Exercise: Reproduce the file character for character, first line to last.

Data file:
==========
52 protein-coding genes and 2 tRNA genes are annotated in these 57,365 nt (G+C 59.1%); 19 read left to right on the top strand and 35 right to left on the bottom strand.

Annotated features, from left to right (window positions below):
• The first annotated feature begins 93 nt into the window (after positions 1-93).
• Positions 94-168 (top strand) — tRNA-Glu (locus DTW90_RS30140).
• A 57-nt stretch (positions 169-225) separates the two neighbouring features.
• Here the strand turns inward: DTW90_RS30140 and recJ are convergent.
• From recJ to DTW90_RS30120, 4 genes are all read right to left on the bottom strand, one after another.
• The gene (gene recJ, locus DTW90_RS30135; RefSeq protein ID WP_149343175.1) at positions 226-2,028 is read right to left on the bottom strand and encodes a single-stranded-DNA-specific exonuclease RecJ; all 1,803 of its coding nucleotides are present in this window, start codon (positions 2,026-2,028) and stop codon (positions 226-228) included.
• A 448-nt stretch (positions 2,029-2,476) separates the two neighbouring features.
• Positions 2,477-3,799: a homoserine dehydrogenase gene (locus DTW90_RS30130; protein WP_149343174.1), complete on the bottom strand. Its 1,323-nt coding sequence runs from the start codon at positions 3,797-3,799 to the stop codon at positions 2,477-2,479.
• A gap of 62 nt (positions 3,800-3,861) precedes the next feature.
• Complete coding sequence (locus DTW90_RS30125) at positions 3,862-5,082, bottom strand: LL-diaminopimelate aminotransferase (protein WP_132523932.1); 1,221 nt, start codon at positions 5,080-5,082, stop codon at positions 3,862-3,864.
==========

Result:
52 protein-coding genes and 2 tRNA genes are annotated in these 57,365 nt (G+C 59.1%); 19 read left to right on the top strand and 35 right to left on the bottom strand.

Annotated features, from left to right (window positions below):
• The first annotated feature begins 93 nt into the window (after positions 1-93).
• Positions 94-168 (top strand) — tRNA-Glu (locus DTW90_RS30140).
• A 57-nt stretch (positions 169-225) separates the two neighbouring features.
• Here the strand turns inward: DTW90_RS30140 and recJ are convergent.
• From recJ to DTW90_RS30120, 4 genes are all read right to left on the bottom strand, one after another.
• The gene (gene recJ, locus DTW90_RS30135; RefSeq protein ID WP_149343175.1) at positions 226-2,028 is read right to left on the bottom strand and encodes a single-stranded-DNA-specific exonuclease RecJ; all 1,803 of its coding nucleotides are present in this window, start codon (positions 2,026-2,028) and stop codon (positions 226-228) included.
• A 448-nt stretch (positions 2,029-2,476) separates the two neighbouring features.
• Positions 2,477-3,799: a homoserine dehydrogenase gene (locus DTW90_RS30130; protein WP_149343174.1), complete on the bottom strand. Its 1,323-nt coding sequence runs from the start codon at positions 3,797-3,799 to the stop codon at positions 2,477-2,479.
• A gap of 62 nt (positions 3,800-3,861) precedes the next feature.
• Complete coding sequence (locus DTW90_RS30125) at positions 3,862-5,082, bottom strand: LL-diaminopimelate aminotransferase (protein WP_132523932.1); 1,221 nt, start codon at positions 5,080-5,082, stop codon at positions 3,862-3,864.